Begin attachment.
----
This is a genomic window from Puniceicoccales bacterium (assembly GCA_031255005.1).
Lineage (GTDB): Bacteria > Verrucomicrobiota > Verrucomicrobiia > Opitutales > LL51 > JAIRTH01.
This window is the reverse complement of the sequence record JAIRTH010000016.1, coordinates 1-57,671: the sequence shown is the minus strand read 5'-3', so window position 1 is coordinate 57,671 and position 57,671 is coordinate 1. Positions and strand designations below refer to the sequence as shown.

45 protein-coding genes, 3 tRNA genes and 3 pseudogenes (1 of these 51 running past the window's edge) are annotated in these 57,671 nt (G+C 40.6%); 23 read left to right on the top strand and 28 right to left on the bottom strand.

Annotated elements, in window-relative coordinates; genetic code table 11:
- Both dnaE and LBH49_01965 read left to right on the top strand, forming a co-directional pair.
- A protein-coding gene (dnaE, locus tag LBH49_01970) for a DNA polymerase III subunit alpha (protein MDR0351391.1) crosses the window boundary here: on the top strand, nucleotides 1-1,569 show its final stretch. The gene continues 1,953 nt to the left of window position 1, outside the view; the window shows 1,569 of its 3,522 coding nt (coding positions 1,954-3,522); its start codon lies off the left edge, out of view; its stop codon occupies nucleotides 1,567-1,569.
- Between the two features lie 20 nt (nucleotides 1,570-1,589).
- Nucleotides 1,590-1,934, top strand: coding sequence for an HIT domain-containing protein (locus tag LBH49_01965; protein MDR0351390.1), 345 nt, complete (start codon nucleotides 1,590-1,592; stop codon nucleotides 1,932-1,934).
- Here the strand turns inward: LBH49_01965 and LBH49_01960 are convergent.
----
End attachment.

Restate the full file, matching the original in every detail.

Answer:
This is a genomic window from Puniceicoccales bacterium (assembly GCA_031255005.1).
Lineage (GTDB): Bacteria > Verrucomicrobiota > Verrucomicrobiia > Opitutales > LL51 > JAIRTH01.
This window is the reverse complement of the sequence record JAIRTH010000016.1, coordinates 1-57,671: the sequence shown is the minus strand read 5'-3', so window position 1 is coordinate 57,671 and position 57,671 is coordinate 1. Positions and strand designations below refer to the sequence as shown.

45 protein-coding genes, 3 tRNA genes and 3 pseudogenes (1 of these 51 running past the window's edge) are annotated in these 57,671 nt (G+C 40.6%); 23 read left to right on the top strand and 28 right to left on the bottom strand.

Annotated elements, in window-relative coordinates; genetic code table 11:
- Both dnaE and LBH49_01965 read left to right on the top strand, forming a co-directional pair.
- A protein-coding gene (dnaE, locus tag LBH49_01970) for a DNA polymerase III subunit alpha (protein MDR0351391.1) crosses the window boundary here: on the top strand, nucleotides 1-1,569 show its final stretch. The gene continues 1,953 nt to the left of window position 1, outside the view; the window shows 1,569 of its 3,522 coding nt (coding positions 1,954-3,522); its start codon lies off the left edge, out of view; its stop codon occupies nucleotides 1,567-1,569.
- Between the two features lie 20 nt (nucleotides 1,570-1,589).
- Nucleotides 1,590-1,934, top strand: coding sequence for an HIT domain-containing protein (locus tag LBH49_01965; protein MDR0351390.1), 345 nt, complete (start codon nucleotides 1,590-1,592; stop codon nucleotides 1,932-1,934).
- Here the strand turns inward: LBH49_01965 and LBH49_01960 are convergent.